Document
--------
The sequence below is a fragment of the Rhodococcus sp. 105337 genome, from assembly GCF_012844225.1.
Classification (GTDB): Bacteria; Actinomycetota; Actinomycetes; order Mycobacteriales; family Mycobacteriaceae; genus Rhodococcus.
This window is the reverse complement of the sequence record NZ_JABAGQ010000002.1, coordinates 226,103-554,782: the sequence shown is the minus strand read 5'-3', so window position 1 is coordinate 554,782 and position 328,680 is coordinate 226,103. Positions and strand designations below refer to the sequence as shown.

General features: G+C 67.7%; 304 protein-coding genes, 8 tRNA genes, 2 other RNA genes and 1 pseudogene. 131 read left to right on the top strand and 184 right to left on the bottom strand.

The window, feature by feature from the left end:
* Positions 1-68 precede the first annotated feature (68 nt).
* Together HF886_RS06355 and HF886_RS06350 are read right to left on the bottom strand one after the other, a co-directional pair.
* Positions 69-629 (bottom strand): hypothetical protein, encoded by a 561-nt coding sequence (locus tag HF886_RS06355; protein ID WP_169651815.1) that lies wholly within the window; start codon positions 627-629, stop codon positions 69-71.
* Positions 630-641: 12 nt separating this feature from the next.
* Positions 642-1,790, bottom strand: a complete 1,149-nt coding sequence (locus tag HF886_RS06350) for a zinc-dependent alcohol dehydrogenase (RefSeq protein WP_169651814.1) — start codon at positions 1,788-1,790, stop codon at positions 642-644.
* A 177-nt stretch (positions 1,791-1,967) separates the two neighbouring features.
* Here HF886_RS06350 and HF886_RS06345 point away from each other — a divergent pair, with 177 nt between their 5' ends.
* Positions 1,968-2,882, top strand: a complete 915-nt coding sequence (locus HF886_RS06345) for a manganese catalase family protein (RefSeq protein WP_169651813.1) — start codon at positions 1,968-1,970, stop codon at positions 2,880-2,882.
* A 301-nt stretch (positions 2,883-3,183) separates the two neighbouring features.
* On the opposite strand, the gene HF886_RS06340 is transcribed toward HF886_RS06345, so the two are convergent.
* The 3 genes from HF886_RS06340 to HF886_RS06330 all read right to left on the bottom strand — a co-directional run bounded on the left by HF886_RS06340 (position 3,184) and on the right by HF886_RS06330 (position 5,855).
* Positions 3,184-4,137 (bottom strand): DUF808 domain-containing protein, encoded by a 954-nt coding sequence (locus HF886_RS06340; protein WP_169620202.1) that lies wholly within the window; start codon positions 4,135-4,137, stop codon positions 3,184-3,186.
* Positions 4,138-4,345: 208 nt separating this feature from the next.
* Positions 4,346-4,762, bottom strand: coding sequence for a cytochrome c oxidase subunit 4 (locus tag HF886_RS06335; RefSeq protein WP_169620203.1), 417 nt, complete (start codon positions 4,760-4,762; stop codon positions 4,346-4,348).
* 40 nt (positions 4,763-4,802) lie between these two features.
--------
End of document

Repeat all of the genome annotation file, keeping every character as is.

The sequence below is a fragment of the Rhodococcus sp. 105337 genome, from assembly GCF_012844225.1.
Classification (GTDB): Bacteria; Actinomycetota; Actinomycetes; order Mycobacteriales; family Mycobacteriaceae; genus Rhodococcus.
This window is the reverse complement of the sequence record NZ_JABAGQ010000002.1, coordinates 226,103-554,782: the sequence shown is the minus strand read 5'-3', so window position 1 is coordinate 554,782 and position 328,680 is coordinate 226,103. Positions and strand designations below refer to the sequence as shown.

General features: G+C 67.7%; 304 protein-coding genes, 8 tRNA genes, 2 other RNA genes and 1 pseudogene. 131 read left to right on the top strand and 184 right to left on the bottom strand.

The window, feature by feature from the left end:
* Positions 1-68 precede the first annotated feature (68 nt).
* Together HF886_RS06355 and HF886_RS06350 are read right to left on the bottom strand one after the other, a co-directional pair.
* Positions 69-629 (bottom strand): hypothetical protein, encoded by a 561-nt coding sequence (locus tag HF886_RS06355; protein ID WP_169651815.1) that lies wholly within the window; start codon positions 627-629, stop codon positions 69-71.
* Positions 630-641: 12 nt separating this feature from the next.
* Positions 642-1,790, bottom strand: a complete 1,149-nt coding sequence (locus tag HF886_RS06350) for a zinc-dependent alcohol dehydrogenase (RefSeq protein WP_169651814.1) — start codon at positions 1,788-1,790, stop codon at positions 642-644.
* A 177-nt stretch (positions 1,791-1,967) separates the two neighbouring features.
* Here HF886_RS06350 and HF886_RS06345 point away from each other — a divergent pair, with 177 nt between their 5' ends.
* Positions 1,968-2,882, top strand: a complete 915-nt coding sequence (locus HF886_RS06345) for a manganese catalase family protein (RefSeq protein WP_169651813.1) — start codon at positions 1,968-1,970, stop codon at positions 2,880-2,882.
* A 301-nt stretch (positions 2,883-3,183) separates the two neighbouring features.
* On the opposite strand, the gene HF886_RS06340 is transcribed toward HF886_RS06345, so the two are convergent.
* The 3 genes from HF886_RS06340 to HF886_RS06330 all read right to left on the bottom strand — a co-directional run bounded on the left by HF886_RS06340 (position 3,184) and on the right by HF886_RS06330 (position 5,855).
* Positions 3,184-4,137 (bottom strand): DUF808 domain-containing protein, encoded by a 954-nt coding sequence (locus HF886_RS06340; protein WP_169620202.1) that lies wholly within the window; start codon positions 4,135-4,137, stop codon positions 3,184-3,186.
* Positions 4,138-4,345: 208 nt separating this feature from the next.
* Positions 4,346-4,762, bottom strand: coding sequence for a cytochrome c oxidase subunit 4 (locus tag HF886_RS06335; RefSeq protein WP_169620203.1), 417 nt, complete (start codon positions 4,760-4,762; stop codon positions 4,346-4,348).
* 40 nt (positions 4,763-4,802) lie between these two features.